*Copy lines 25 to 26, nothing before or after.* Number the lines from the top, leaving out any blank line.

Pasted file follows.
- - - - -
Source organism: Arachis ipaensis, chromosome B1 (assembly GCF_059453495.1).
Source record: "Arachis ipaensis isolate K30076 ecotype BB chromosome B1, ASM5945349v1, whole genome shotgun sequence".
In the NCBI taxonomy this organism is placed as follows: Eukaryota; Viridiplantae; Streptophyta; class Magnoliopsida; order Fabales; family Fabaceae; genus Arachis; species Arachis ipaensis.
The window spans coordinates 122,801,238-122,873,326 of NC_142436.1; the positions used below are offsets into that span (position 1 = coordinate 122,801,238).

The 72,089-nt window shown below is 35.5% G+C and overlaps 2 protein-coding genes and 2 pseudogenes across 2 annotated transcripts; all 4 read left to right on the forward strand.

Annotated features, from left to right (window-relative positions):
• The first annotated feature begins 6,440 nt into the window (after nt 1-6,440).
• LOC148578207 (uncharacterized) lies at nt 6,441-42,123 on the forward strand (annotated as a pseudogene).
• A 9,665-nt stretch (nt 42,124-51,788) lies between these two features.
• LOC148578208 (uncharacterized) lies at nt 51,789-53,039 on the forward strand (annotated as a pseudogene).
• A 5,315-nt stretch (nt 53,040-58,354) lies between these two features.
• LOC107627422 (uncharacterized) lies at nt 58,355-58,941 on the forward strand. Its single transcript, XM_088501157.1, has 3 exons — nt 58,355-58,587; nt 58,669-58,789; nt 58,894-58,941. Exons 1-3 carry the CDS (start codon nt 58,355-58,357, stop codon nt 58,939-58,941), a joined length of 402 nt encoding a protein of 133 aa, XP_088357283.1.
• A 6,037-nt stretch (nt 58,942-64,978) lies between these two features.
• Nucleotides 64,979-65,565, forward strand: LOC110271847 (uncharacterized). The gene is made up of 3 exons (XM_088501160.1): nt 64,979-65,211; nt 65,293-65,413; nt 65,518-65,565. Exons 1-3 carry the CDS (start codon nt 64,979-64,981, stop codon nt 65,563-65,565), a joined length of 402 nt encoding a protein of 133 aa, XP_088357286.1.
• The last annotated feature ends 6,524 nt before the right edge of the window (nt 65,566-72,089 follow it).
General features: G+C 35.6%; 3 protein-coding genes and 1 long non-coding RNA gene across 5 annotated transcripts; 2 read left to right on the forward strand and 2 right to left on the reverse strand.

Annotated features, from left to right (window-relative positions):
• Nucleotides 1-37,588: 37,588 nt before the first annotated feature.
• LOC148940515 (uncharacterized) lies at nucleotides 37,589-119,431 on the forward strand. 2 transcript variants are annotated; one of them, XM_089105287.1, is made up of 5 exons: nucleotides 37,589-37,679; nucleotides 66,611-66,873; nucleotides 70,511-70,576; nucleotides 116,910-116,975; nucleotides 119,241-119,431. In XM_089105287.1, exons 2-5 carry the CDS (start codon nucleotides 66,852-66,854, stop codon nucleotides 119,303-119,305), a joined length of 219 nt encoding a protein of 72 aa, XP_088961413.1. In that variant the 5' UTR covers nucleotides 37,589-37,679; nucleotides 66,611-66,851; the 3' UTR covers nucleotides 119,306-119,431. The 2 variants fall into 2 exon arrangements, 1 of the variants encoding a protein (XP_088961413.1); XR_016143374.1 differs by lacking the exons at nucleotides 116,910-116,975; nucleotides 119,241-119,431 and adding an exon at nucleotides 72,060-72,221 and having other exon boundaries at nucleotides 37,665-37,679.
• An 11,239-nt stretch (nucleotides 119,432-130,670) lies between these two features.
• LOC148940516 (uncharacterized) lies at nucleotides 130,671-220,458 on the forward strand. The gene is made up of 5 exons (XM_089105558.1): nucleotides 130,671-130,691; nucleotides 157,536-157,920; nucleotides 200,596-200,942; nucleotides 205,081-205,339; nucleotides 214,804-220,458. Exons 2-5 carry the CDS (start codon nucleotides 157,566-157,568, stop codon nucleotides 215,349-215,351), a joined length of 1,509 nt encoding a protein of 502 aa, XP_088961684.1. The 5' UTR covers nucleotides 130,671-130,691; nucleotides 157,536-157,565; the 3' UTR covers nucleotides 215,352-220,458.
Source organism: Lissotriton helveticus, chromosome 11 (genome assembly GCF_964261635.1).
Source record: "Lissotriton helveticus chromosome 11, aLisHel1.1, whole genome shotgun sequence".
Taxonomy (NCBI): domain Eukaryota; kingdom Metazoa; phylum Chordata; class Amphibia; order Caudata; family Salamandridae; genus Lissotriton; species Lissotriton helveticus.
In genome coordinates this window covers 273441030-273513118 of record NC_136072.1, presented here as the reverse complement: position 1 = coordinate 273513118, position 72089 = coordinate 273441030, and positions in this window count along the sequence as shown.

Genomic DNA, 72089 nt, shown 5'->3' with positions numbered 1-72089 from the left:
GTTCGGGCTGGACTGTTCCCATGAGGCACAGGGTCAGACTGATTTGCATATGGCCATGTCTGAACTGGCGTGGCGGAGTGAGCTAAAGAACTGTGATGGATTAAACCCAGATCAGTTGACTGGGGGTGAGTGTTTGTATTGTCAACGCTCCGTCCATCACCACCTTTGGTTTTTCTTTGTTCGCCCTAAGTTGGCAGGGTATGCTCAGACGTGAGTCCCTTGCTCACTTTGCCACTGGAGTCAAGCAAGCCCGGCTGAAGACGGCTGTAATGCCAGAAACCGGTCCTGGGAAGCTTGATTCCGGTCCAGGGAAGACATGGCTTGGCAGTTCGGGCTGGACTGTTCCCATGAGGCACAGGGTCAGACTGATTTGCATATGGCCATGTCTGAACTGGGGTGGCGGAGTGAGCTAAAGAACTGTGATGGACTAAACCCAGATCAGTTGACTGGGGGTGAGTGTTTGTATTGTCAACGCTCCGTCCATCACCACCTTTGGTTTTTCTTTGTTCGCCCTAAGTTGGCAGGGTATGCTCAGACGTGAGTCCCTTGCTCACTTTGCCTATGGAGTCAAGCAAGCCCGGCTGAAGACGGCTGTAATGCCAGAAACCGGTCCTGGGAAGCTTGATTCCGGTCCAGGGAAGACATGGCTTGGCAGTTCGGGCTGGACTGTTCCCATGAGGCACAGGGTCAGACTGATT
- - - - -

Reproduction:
In genome coordinates this window covers 273441030-273513118 of record NC_136072.1, presented here as the reverse complement: position 1 = coordinate 273513118, position 72089 = coordinate 273441030, and positions in this window count along the sequence as shown.

Genomic DNA, 72089 nt, shown 5'->3' with positions numbered 1-72089 from the left: